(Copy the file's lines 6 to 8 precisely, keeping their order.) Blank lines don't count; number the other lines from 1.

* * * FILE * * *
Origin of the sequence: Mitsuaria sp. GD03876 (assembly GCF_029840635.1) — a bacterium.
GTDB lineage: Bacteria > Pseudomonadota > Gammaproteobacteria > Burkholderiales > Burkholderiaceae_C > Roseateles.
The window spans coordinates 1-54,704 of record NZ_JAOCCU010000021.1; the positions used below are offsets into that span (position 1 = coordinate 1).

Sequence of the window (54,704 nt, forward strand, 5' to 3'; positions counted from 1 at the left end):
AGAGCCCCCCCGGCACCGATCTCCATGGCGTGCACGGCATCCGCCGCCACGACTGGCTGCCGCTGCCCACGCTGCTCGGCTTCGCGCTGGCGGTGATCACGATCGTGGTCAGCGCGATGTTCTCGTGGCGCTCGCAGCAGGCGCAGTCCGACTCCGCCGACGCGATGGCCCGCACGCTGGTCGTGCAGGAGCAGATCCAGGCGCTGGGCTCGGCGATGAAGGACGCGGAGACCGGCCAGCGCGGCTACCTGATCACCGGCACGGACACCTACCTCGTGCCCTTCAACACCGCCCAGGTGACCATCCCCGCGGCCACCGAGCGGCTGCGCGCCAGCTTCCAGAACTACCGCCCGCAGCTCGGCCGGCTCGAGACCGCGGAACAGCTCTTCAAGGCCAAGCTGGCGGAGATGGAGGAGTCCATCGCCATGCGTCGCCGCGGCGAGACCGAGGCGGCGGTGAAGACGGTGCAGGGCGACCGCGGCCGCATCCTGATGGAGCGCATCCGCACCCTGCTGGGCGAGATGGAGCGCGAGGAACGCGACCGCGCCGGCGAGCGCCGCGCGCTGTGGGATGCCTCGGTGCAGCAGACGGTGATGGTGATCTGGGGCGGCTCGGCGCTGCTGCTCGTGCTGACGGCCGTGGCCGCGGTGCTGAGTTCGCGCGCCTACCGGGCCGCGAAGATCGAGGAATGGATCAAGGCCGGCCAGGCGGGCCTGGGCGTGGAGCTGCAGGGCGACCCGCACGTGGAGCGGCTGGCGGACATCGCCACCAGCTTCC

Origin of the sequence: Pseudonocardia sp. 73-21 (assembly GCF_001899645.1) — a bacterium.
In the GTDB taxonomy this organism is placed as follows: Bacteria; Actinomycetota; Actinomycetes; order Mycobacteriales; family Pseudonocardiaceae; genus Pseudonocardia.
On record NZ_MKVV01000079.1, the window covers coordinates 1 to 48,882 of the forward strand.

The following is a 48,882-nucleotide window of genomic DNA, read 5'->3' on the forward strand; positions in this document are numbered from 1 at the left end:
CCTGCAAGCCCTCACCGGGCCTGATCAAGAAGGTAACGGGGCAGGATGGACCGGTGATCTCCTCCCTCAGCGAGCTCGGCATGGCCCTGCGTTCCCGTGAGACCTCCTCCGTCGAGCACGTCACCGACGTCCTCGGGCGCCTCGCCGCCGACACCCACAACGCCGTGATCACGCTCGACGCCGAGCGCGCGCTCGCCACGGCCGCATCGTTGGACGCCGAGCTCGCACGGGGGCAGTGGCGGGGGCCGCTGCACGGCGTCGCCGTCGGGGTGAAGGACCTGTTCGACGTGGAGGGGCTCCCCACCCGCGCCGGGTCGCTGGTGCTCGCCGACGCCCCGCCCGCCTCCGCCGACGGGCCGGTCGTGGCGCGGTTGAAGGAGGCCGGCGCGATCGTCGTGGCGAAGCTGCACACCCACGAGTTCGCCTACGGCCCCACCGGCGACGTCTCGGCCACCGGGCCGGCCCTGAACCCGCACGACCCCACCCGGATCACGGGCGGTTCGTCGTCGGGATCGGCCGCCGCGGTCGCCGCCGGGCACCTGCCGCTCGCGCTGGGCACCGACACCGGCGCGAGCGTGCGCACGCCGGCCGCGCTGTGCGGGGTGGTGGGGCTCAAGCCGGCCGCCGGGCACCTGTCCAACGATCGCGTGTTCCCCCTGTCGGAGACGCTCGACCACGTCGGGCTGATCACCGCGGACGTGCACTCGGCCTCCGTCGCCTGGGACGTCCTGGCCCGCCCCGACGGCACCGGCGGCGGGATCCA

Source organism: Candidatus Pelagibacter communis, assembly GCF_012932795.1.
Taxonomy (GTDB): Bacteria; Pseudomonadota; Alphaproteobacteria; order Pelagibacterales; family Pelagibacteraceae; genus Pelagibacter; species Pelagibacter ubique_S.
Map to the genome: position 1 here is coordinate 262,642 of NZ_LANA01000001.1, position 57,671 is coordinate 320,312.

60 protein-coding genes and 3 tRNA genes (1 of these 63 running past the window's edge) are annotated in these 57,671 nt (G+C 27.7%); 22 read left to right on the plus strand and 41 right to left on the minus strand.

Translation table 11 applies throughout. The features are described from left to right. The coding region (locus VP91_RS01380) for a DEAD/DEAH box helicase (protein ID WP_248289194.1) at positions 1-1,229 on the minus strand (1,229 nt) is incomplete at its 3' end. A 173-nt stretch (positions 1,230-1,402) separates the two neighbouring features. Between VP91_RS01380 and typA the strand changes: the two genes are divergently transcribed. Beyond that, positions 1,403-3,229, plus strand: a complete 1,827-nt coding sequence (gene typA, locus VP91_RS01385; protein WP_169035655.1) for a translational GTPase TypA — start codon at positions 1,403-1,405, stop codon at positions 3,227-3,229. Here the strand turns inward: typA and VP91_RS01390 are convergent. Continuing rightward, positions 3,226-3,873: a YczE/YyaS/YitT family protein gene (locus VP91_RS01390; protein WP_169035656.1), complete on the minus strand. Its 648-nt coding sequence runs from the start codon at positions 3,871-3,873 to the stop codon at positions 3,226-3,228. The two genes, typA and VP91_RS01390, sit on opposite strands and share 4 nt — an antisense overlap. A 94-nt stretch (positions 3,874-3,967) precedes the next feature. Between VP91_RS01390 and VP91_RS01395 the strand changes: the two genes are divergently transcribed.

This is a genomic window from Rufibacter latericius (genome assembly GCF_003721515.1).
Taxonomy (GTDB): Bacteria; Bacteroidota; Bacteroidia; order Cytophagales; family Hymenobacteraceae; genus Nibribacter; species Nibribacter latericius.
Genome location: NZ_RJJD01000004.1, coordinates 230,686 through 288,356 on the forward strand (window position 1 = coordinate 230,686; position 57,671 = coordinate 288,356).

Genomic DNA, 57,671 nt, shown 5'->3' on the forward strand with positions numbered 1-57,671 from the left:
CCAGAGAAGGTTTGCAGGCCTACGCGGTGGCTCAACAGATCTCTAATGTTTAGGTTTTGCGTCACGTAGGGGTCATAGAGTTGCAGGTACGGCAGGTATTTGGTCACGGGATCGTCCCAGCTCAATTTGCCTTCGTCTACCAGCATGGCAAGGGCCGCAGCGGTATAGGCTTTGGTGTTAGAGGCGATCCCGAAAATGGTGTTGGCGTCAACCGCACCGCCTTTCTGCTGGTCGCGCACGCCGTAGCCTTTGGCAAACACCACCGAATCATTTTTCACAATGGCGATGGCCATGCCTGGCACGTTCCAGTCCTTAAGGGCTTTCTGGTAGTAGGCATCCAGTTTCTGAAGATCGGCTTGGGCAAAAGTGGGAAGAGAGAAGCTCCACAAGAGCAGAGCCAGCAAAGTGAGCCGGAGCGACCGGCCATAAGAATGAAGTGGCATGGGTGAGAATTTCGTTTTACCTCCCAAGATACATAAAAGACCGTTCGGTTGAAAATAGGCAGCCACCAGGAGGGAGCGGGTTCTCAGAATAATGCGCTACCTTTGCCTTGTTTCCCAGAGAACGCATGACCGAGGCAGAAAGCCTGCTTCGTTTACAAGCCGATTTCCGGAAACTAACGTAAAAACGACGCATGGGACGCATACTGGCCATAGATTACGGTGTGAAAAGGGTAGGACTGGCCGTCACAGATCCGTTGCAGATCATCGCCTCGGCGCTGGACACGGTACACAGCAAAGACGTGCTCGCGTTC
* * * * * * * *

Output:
Origin of the sequence: Pseudonocardia sp. 73-21 (assembly GCF_001899645.1) — a bacterium.
In the GTDB taxonomy this organism is placed as follows: Bacteria; Actinomycetota; Actinomycetes; order Mycobacteriales; family Pseudonocardiaceae; genus Pseudonocardia.
On record NZ_MKVV01000079.1, the window covers coordinates 1 to 48,882 of the forward strand.